A committee of lawmakers has called on the British government to crack down on multinational companies that make substantial sales in Britain, but pay little tax there, echoing demands from leaders across Europe for an implementation of measures to tackle corporate tax avoidance.
The British Public Accounts Committee (PAC) yesterday said the government should set down rules limiting inter-company transactions that reduce companies’ tax bills, push for more transparency in company reporting on tax and work with other countries to limit profit-shifting across borders.
“Global companies with huge operations in the UK generating significant amounts of income are getting away with paying little or no corporation tax here. This is outrageous and an insult to British businesses and individuals who pay their fair share,” PAC chairperson Margaret Hodge said.
The committee, which is charged with monitoring government financial affairs, also said the UK’s taxman, Her Majesty’s Revenue & Customs (HMRC), was being “too passive” with big companies.
“Lenient treatment is given to big corporations, of which almost half have a head office overseas,” the PAC said in its report on HMRC’s annual accounts.
Last month, the PAC grilled executives from Starbucks Corp, Google Inc and Amazon.com Inc over why they paid little tax in the UK while taking in billions of British pounds in revenue.
The committee said it found the evidence it received was “unconvincing, and in some cases evasive.”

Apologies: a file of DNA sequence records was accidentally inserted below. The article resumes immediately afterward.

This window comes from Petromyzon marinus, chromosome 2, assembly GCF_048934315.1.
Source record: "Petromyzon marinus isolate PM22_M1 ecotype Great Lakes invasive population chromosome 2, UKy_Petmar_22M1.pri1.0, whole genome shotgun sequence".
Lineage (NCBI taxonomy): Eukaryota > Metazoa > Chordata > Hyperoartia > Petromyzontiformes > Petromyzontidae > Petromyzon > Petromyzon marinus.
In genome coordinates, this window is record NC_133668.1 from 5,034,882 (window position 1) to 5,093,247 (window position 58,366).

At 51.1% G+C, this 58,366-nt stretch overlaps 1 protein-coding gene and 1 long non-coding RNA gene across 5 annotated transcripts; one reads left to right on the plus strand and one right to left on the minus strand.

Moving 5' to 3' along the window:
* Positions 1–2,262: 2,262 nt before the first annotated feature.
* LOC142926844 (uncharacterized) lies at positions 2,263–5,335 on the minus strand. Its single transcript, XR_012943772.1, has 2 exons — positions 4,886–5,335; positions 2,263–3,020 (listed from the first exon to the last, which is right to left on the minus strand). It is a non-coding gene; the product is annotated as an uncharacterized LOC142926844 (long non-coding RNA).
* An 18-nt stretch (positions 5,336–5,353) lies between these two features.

Starbucks said it has always complied with UK tax law, but revealed on Sunday that, in response to the public outcry over its tax arrangements, it was looking into changing them.
Amazon said that it complied with the tax rules, but declined to comment on the committee’s findings. Google declined to comment.
The recent focus on tax avoidance in the UK follows a media investigation into Starbucks that showed it paid no UK corporation tax in the past three years and had told investors it was profitable while reporting big losses to the British taxman.
With governments across Europe running big budget deficits due to the financial crisis and global economic slowdown, tax avoidance has moved to the top of many countries’ political agenda.
Tax campaigners and groups opposed to austerity measures have pushed the British government to lean more heavily on big businesses to close the budget gap.
Even some big British businesses are taking exception to the way some of their overseas rivals are paying much lower tax rates.
In recent weeks, senior executives from department store and grocery chain John Lewis and from WM Morrison Supermarkets have called for a level playing field on tax between domestic businesses and multinational rivals such as Amazon.
The French government last month said that it was discussing new measures to tax internet companies such as Amazon and Google, which minimizes its tax bill by booking sales through an Irish subsidiary.
British Chancellor of the Exchequer George Osborne last month announced that he had teamed up with his German counterpart to lead a push in the G20 economic powers to make multinational companies pay their “fair share” of taxes.
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